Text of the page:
This year has been one of the most difficult (okay, actually the MOST difficult) years of my life, but at the same time has been the most peaceful, filled with extraordinary ordinary moments that have changed my perspective on life forever. Instead of breakneck speed of shuttling three kids to, well, everywhere, traveling and keeping everyone in a family of five happy (not easy when one was hell bent on being unhappy), our lives have now become grounded in our tranquil home with candles, flowers, flute music, healing crystals and art, lots of art. Sometimes the activity schedule gets disregarded, school breaks are spent at home and our lives are now filled with color, kindness and love.

The vibration of life has changed dramatically. I am noticing all that is quiet and lovely. When you slow life down to quiet, your inner self can come out of your head and you notice all the people who are doing the same ordinary, beautiful things you are: taking their kids to school, going to work, the grocery store, walking their dog, planting flowers, reading the newspaper, helping their parents or grandparents, nursing a hurt knee or teaching a child how to ride a bike or fix a flat tire. You revel in small conversations with the woman at the check out counter or the veterinarian or the man helping you at Home Depot. Kind people living life at the speed of life, who go home to their families, make dinner, go through the mail, let down their shields in the only real place that any of us can; at home, our sanctuary.

Thanksgivings for a Beautiful Life

Image

Twenty-eight things I am grateful for:

1. My three sweet, kind, exuberant, beautiful daughters. My forever family…

2. My Village, my Tribe of moms, friends, mentors, guides and confidantes that have provided the safety net, for me and my girls, that I have relied on this past six months.

3. My family whom I have spent my whole life celebrating life’s most treasured days.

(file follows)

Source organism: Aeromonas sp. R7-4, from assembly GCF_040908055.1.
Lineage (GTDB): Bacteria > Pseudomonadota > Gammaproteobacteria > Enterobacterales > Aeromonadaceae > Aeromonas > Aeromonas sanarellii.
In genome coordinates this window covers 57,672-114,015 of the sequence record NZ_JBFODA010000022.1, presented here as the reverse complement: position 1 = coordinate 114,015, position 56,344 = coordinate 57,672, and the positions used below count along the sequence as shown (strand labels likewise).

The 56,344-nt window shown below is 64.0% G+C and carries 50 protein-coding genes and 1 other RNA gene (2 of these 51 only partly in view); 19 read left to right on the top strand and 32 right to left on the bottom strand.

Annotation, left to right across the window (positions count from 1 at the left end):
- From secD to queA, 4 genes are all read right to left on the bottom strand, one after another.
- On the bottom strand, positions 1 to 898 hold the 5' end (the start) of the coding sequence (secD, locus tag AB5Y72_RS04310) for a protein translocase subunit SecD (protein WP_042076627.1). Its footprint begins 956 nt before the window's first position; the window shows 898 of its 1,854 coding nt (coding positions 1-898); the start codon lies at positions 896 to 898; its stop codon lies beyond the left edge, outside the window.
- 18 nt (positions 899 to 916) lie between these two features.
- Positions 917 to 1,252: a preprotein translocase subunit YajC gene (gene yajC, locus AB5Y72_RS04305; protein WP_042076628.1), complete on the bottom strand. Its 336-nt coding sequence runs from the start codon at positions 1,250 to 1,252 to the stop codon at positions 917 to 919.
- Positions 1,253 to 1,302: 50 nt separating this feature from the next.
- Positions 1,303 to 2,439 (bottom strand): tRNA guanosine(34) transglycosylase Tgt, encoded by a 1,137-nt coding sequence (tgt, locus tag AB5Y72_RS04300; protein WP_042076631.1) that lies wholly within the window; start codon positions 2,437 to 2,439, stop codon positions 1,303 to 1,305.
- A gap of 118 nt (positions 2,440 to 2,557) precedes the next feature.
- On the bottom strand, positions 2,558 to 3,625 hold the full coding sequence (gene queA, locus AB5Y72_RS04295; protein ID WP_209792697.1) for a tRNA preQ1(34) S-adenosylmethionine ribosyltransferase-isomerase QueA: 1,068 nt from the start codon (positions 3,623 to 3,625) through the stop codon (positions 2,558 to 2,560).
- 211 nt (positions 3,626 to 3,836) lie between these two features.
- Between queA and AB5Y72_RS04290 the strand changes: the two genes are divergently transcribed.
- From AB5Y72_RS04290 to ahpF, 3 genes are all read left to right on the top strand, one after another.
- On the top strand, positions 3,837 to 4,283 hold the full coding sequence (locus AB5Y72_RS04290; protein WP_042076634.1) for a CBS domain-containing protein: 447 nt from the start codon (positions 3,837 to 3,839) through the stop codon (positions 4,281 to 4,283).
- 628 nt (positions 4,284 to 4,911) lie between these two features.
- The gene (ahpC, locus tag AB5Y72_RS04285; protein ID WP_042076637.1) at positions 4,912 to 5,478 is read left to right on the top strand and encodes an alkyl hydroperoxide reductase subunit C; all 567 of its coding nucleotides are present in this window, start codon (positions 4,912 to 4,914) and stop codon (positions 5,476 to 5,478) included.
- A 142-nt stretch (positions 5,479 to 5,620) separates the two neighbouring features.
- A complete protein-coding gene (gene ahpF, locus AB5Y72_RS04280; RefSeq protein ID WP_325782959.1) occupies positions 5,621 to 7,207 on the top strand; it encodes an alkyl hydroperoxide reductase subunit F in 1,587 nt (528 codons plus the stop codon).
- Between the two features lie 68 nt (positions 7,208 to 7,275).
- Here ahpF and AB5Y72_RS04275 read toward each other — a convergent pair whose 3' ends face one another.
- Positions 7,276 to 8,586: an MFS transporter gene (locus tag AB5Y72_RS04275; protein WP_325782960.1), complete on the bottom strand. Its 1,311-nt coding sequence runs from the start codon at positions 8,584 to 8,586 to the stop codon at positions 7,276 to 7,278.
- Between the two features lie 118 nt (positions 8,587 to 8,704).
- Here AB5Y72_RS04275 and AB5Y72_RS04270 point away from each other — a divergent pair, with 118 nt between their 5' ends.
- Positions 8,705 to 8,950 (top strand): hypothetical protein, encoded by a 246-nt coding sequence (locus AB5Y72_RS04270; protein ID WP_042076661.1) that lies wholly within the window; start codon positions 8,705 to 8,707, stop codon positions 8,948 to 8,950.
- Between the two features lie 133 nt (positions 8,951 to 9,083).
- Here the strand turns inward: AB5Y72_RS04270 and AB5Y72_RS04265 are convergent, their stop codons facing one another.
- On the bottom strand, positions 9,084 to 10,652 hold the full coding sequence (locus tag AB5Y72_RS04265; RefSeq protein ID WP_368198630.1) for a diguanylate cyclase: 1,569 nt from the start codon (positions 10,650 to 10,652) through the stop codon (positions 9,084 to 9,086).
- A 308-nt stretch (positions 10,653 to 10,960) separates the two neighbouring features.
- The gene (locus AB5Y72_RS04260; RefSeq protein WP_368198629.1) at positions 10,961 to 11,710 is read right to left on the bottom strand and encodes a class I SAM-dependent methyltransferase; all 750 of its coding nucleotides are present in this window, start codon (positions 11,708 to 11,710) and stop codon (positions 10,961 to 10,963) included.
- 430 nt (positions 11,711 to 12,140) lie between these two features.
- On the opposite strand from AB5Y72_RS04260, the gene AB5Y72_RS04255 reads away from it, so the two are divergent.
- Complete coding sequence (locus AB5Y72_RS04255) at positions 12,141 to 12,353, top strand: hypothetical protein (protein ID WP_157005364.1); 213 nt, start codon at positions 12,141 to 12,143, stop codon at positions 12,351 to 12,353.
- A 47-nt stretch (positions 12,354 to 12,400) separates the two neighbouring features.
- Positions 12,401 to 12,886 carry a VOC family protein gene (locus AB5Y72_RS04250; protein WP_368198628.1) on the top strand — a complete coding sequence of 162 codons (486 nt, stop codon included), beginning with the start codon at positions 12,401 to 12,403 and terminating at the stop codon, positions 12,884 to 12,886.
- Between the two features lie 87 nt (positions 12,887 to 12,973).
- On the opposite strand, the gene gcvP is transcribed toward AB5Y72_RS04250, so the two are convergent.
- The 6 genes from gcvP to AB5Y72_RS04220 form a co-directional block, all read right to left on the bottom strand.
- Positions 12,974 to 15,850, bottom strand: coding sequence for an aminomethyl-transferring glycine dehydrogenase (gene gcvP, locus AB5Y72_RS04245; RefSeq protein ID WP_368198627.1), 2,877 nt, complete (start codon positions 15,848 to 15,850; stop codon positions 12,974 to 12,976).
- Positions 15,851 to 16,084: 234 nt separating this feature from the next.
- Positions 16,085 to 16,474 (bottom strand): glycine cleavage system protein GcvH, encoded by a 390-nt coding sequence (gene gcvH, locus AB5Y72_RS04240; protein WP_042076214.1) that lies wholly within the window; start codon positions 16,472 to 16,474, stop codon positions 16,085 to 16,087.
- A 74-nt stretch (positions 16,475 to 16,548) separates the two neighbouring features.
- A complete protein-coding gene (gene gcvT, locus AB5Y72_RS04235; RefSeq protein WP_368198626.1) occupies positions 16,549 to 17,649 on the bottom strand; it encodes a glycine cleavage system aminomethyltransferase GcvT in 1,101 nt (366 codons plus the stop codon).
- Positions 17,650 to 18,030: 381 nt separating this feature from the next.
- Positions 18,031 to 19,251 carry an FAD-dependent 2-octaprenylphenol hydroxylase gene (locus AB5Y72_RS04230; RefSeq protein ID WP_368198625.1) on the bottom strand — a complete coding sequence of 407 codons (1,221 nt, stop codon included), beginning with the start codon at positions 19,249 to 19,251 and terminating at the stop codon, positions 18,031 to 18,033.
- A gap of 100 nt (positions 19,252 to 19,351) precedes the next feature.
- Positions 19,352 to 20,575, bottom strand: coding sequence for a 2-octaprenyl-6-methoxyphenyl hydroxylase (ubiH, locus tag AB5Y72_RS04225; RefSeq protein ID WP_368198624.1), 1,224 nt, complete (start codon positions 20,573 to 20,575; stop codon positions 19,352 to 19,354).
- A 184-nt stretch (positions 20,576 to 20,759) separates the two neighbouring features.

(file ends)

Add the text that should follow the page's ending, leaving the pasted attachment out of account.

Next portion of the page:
4. My home, filled with life memories, is my sanctuary of love, serenity and goodness.

5. My dog, Sage and cat, Apple, who follow me around the house just to be close and remind me that a heart connection to others, furry or not, is all that matters in life.

6. My camera for the thousands of photographs I have taken to keep every life experience fresh in my memory. This will be helpful when those memories are not as easy to come by…

7. Music that fills my soul with peacefulness and reminds me that we all feel the same emotions but come by them individually.

8. Beautiful, colorful art, especially of nature.

9. My body that has allowed me to do everything from ski down double black diamond runs, jump out of an airplane to carrying three beautiful babies for 9 months inside and another year in my arms.

10. The experiences of growing up in the Pacific Northwest, four years in the fast-paced NY Metro area to the serenity of the Rocky Mountains hiking, skiing and living in the original North American ski town.

11. Books, books, books, and my infinite curiosity to read as many as I can. Without question, books are the foundation of my life.

12. Facebook for reminding me that the Universe is both large and small, that I am not alone in the world and have many kindred spirits…

13. My life experiences that have given me courage, resilience, curiosity, compassion for myself and others, ambition, and most importantly, the ability to love and be loved.

14. All four of my grandparents who have and continue to teach me the meaning and purpose of life is not found outside home but instead, right in the middle of everyday life among family and friends.

15. The sounds of happy children playing.

16. Peaceful mornings spent with a cup of coffee (with cream and cocoa), a book and happy girls.

17. My new car complete with streaming music, although Taylor Swift gets way too much airtime.

18. To be a stay-at-home mom while my girls are little. I am equally grateful to have spent more than a decade in my career and for the opportunity to resume my career shortly.

19. The opportunity to go back to college for an MFA in Creative Writing.

20. That God has been by my side directing my path for my whole life. He has given me very clear signs (crystal of late) that it is time for a new direction.

21. My GIRLS! (I know that was number one but, oh my goodness how grateful I am!)

22. Traditions, whether birthdays, Thanksgiving, Christmas or Halloween. As a younger person I didn’t always want to follow the crowd but the older I get it becomes so clear how those traditions comfort and bind us together as one.

23. The abundance of opportunities, comforts, and love that I have in my life.

24. My soft, fluffy bed with six pillows, pillow top mattress and book light.

25. Flowers of all kinds in a garden, window box, vase or wild on a mountainside. In college I used to spend $25 a week on groceries that included a bouquet and magazine. I still love to come home and unwrap a beautiful bunch of flowers to set on my counter.

26. Bob, for giving me the time and space to figure out who I am and what my purpose in life was meant to be. Most of all, for giving me the life to which I am overwhelmed with gratitude.

27. My GIRLS!

28. My beautiful life.

We Belong Wherever We Are

Image